Monday, March 20, 2017

John Wetton: An Extraordinary Life

Haven't done a smoke break video in awhile, but here's a good one. Back on January 31st we lost a music hero of mine, John Wetton, a guy who pretty much provided the soundtrack to my life over the years (from King Crimson, to Asia to Icon and a myriad of solo albums).

Not sure who did this tribute, but it's done to one of my favorite songs "After All" off his 1998 solo album "Arkangel." Chuck Berry may have started it all, but JW put a lasting imprimatur on the genre as well. RIP one of the greatest voices of all time.


The Failure of Militarized Policing

Door-Busting Drug Raids Leave Trail of Blood:

As policing has militarized to fight a faltering war on drugs, few tactics have proved as dangerous as the use of forcible-entry raids to serve narcotics search warrants, which regularly introduce staggering levels of violence into missions that might be accomplished through patient stakeouts or simple knocks at the door.
Thousands of times a year, these “dynamic entry” raids exploit the element of surprise to effect seizures and arrests of neighborhood drug dealers. But they have also led time and again to avoidable deaths, gruesome injuries, demolished property, enduring trauma, blackened reputations and multimillion-dollar legal settlements at taxpayer expense, an investigation by The New York Times found.
For the most part, governments at all levels have chosen not to quantify the toll by requiring reporting on SWAT operations. But The Times’s investigation, which relied on dozens of open-record requests and thousands of pages from police and court files, found that at least 81 civilians and 13 law enforcement officers died in such raids from 2010 through 2016. Scores of others were maimed or wounded.
The casualties have occurred in the execution of no-knock warrants, which give the police prior judicial authority to force entry without notice, as well as warrants that require the police to knock and announce themselves before breaking down doors. Often, there is little difference.
These kinds of hyper-militarized raids, often times done on the flimsiest of warrants, and usually turning up one gram, one ounce, or less of said substance, are a disgrace to long-term policing veterans. And because the raids are carried out with legal impunity, with little to no training, a wild-west mentality pervades the planning, execution, and usually tragic endings.
Some SWAT veterans find it confounding that many police agencies remain so devoted to dynamic entry. The tactic is far from universally embraced, and a number of departments have retired or restricted its use over the years, often after a bad experience.
The National Tactical Officers Association, which might be expected to mount the most ardent defense, has long called for using dynamic entry sparingly. Robert Chabali, the group’s chairman from 2012 to 2015, goes so far as to recommend that it never be used to serve narcotics warrants.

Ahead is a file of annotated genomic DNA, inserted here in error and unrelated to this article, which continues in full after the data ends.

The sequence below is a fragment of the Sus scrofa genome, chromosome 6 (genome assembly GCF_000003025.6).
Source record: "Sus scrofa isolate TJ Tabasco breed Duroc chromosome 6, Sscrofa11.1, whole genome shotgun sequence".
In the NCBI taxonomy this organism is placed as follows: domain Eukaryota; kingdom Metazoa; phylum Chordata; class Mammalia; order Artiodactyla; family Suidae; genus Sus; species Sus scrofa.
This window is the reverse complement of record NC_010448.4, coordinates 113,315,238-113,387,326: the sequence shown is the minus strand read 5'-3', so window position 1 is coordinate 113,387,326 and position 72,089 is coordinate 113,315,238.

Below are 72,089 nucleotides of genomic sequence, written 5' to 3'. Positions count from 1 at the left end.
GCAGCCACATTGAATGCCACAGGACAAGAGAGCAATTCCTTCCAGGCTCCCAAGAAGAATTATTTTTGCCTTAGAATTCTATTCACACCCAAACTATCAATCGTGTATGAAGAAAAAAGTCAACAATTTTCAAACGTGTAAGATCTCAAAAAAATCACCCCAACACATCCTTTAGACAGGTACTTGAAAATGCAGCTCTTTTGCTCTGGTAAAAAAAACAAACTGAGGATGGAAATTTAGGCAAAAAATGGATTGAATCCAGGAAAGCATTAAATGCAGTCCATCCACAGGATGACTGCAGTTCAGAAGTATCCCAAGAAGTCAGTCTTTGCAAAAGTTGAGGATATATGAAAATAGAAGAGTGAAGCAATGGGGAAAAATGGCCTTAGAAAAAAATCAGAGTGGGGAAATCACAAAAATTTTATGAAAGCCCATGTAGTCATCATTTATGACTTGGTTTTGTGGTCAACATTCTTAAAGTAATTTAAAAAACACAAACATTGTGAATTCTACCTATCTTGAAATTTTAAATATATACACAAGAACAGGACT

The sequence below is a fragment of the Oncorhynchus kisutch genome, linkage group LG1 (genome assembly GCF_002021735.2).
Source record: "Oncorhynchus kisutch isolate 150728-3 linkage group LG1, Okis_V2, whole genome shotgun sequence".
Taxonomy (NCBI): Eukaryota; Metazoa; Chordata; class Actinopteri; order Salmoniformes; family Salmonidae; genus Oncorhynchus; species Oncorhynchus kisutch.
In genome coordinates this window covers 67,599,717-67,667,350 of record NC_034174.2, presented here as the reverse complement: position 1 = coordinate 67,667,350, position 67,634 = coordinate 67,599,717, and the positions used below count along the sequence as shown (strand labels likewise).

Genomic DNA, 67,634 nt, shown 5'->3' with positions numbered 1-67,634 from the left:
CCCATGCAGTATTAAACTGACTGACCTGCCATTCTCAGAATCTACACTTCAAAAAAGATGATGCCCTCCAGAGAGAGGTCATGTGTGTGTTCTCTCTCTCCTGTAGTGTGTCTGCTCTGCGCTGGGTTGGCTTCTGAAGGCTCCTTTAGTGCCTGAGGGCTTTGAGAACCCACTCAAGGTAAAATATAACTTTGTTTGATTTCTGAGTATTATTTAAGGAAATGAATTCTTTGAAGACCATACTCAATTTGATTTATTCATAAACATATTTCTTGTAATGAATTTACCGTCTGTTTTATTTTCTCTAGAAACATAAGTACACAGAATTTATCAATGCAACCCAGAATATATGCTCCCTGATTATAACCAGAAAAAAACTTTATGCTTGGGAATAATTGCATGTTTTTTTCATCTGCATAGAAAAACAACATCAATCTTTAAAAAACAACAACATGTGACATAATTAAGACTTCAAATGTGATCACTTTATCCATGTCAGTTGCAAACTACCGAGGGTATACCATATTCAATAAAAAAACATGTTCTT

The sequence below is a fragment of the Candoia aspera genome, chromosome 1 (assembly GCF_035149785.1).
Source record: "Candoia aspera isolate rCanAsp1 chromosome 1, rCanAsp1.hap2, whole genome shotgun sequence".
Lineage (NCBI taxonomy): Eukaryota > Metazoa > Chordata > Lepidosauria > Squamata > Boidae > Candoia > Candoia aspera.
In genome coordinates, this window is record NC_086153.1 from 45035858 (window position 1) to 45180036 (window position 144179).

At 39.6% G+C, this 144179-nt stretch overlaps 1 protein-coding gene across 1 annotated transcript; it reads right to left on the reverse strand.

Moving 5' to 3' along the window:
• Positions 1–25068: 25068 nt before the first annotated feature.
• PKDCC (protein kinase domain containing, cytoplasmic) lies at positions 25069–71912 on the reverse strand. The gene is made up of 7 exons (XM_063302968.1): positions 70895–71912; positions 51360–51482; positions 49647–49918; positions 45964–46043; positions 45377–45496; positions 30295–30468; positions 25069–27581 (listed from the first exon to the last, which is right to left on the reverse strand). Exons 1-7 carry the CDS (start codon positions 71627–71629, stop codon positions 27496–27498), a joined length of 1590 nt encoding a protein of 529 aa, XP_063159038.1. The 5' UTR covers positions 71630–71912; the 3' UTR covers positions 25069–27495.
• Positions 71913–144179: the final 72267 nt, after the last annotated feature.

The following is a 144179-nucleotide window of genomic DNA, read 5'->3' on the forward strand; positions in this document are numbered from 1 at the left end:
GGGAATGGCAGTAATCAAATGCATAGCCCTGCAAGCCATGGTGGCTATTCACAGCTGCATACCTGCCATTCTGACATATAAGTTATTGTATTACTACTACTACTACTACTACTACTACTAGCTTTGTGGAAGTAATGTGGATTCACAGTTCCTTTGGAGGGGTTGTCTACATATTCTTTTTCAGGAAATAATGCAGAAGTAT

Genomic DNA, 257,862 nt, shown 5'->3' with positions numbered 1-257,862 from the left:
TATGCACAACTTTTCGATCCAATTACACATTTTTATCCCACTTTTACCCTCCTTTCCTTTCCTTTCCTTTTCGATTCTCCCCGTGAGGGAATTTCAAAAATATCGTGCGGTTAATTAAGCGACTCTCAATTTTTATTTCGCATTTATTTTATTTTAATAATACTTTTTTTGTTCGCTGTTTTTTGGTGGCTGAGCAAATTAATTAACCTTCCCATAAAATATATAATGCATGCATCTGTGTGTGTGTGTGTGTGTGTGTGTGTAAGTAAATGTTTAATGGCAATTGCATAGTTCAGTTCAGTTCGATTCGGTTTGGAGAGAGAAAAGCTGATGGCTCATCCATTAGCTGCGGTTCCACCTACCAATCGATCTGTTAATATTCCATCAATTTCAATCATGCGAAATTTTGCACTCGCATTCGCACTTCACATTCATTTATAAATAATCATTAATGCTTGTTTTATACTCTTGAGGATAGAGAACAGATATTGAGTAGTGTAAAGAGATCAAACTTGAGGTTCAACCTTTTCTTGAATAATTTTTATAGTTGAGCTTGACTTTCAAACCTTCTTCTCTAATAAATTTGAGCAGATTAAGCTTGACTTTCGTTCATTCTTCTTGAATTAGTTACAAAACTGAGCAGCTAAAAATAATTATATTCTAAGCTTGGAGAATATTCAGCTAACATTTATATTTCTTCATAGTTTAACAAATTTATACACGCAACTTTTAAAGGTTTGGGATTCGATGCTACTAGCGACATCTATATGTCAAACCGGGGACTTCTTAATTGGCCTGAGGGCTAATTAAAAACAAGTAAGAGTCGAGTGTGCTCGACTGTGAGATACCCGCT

“It just makes no sense,” said Mr. Chabali, a SWAT veteran who retired as assistant chief of the Dayton, Ohio, Police Department in 2015. “Why would you run into a gunfight? If we are going to risk our lives, we risk them for a hostage, for a citizen, for a fellow officer. You definitely don’t go in and risk your life for drugs.”
Another former chairman of the association, Phil Hansen, said SWAT teams tended to use dynamic entry as “a one-size-fits-all solution to tactical problems.” As commander of the Police Department in Santa Maria, Calif., and before that a longtime SWAT leader for the Los Angeles County Sheriff’s Department, he said it seemed foolhardy to move so aggressively in a state that voted in November to legalize recreational marijuana.
“Why am I risking people’s lives to save an ounce of something that they’re bringing in by the freighter every year?” he asked.
Predictably, there is push back from those who wish to cling to their guns and grenades.
“If you want to take the position that narcotics laws in this country should not be enforced, then O.K., yeah,” said Sheriff Greg Champagne of St. Charles Parish in Louisiana, the president of the National Sheriffs’ Association. “That’s not the position of the law enforcement people around the country that I know. If you’re going to make narcotics cases you need to have evidence, and search warrants are how you get it.”
Sheriff Champagne said his deputies looked for opportunities to detain suspects on the street or in cars. Even so, he said, “there are times we just have to go in.”
“There’s an argument that no-knock warrants can actually be safer for residents and officers because a well-trained SWAT team can neutralize a situation in seconds and minimize the chance for hostage-takings and standoffs,” he added. “You can always point to the one bad case, but look at the thousands of cases where a no-knock warrant was executed without injury and heroin is seized. How many lives are saved because we got it off the street?”